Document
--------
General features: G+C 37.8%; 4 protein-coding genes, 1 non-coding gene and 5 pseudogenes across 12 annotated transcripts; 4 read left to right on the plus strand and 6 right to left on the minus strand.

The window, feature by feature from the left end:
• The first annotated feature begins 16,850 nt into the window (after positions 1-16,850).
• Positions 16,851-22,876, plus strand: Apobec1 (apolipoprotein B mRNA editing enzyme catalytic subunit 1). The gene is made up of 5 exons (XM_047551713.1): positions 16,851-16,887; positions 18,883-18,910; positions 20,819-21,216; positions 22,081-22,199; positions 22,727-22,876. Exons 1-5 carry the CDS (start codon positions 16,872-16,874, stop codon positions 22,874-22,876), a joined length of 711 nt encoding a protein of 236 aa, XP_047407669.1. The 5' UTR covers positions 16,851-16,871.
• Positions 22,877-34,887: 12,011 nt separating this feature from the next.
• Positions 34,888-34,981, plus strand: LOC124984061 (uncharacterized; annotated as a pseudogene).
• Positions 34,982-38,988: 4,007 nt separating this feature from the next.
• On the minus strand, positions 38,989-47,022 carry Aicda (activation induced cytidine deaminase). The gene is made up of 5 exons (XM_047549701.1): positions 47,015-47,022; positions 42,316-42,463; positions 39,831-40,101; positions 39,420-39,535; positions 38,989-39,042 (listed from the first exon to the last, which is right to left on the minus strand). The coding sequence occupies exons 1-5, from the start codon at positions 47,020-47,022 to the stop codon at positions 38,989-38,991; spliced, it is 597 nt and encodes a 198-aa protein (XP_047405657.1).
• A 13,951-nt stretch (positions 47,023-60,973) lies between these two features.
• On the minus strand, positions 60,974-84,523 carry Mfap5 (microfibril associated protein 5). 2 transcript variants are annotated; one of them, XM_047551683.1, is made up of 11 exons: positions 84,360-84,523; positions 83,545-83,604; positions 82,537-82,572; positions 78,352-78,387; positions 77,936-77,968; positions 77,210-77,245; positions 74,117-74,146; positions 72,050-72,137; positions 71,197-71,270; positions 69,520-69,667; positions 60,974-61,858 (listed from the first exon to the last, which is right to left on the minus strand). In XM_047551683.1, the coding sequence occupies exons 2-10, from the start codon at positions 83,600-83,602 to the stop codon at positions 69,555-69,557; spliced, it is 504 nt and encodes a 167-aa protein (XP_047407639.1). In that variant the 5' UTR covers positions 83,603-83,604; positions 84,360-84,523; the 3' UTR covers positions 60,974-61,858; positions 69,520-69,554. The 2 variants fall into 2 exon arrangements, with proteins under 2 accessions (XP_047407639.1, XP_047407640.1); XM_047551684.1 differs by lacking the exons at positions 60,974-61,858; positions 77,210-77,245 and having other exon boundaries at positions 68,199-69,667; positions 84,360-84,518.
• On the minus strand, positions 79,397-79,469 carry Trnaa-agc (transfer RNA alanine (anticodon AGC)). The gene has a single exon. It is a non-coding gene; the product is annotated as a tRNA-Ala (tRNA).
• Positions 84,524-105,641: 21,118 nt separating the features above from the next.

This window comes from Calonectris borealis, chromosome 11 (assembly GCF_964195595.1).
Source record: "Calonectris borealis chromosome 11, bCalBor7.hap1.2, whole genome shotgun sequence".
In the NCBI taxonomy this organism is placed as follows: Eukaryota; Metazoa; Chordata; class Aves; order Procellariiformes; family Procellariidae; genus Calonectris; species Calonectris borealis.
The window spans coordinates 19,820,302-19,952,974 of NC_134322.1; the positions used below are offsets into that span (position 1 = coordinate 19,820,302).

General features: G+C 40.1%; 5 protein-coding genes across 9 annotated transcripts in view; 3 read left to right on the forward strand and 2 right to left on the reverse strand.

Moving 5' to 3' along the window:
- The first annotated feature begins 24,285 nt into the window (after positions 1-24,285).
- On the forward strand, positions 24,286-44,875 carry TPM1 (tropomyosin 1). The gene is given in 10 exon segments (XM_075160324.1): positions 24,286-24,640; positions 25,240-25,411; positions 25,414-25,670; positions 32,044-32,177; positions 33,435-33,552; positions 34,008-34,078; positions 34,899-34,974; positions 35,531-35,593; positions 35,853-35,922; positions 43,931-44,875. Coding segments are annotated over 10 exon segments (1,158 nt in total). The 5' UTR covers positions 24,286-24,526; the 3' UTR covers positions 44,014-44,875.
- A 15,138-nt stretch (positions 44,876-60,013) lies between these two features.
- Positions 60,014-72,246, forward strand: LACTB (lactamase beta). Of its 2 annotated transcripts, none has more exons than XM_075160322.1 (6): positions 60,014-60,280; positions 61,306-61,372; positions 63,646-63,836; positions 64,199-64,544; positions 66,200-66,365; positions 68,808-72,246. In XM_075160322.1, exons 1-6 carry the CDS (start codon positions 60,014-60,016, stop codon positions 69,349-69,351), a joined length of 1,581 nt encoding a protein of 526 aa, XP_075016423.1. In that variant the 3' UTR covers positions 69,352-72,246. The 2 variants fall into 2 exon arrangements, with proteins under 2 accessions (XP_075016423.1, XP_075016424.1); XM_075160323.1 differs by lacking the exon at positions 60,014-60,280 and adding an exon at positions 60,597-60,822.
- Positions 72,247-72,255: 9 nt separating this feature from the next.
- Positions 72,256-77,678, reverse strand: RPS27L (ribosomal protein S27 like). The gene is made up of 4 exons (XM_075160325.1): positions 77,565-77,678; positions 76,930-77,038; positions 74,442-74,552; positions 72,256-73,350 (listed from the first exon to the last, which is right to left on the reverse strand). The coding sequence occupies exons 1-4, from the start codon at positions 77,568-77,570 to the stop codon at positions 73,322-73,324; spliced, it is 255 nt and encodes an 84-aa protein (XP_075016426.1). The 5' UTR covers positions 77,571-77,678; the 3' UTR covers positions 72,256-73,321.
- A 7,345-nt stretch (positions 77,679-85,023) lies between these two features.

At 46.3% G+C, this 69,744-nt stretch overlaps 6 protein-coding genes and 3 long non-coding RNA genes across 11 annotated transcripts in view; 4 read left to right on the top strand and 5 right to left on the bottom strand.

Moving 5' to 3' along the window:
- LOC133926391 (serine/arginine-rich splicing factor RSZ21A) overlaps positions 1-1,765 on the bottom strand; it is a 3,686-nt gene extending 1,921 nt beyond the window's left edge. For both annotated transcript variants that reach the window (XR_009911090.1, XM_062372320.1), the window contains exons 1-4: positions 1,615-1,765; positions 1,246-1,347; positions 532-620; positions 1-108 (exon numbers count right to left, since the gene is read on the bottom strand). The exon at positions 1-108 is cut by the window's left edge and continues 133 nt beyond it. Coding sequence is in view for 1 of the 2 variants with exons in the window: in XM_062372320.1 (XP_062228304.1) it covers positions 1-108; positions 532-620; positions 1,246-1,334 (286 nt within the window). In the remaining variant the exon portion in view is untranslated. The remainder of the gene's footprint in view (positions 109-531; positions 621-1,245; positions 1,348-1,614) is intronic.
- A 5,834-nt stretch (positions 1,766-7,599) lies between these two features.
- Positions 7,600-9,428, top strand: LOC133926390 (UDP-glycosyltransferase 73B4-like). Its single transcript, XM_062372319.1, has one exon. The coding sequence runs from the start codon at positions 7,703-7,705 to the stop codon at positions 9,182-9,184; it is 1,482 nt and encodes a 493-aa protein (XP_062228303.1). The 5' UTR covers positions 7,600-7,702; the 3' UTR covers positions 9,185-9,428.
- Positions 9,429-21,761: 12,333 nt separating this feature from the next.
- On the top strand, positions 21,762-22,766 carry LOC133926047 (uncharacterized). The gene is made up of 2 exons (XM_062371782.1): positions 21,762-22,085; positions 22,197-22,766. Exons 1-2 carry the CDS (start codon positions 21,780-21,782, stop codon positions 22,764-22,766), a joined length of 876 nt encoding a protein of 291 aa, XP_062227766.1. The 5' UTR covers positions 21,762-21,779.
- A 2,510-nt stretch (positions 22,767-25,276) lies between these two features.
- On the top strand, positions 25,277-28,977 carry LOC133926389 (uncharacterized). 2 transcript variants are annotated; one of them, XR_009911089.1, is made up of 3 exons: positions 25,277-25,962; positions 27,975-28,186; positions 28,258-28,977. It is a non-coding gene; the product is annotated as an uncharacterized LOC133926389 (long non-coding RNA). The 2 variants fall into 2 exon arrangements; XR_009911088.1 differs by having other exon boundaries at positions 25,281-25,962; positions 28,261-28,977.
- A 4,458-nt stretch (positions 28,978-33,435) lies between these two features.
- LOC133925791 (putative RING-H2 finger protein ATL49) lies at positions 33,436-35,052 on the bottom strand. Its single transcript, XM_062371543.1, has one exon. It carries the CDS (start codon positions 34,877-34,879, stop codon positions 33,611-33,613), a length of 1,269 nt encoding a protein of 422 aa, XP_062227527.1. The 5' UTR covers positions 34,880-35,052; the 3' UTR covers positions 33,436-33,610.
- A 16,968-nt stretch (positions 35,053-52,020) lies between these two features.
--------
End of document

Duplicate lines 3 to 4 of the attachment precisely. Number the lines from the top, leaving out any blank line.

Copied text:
• The first annotated feature begins 16,850 nt into the window (after positions 1-16,850).
• Positions 16,851-22,876, plus strand: Apobec1 (apolipoprotein B mRNA editing enzyme catalytic subunit 1). The gene is made up of 5 exons (XM_047551713.1): positions 16,851-16,887; positions 18,883-18,910; positions 20,819-21,216; positions 22,081-22,199; positions 22,727-22,876. Exons 1-5 carry the CDS (start codon positions 16,872-16,874, stop codon positions 22,874-22,876), a joined length of 711 nt encoding a protein of 236 aa, XP_047407669.1. The 5' UTR covers positions 16,851-16,871.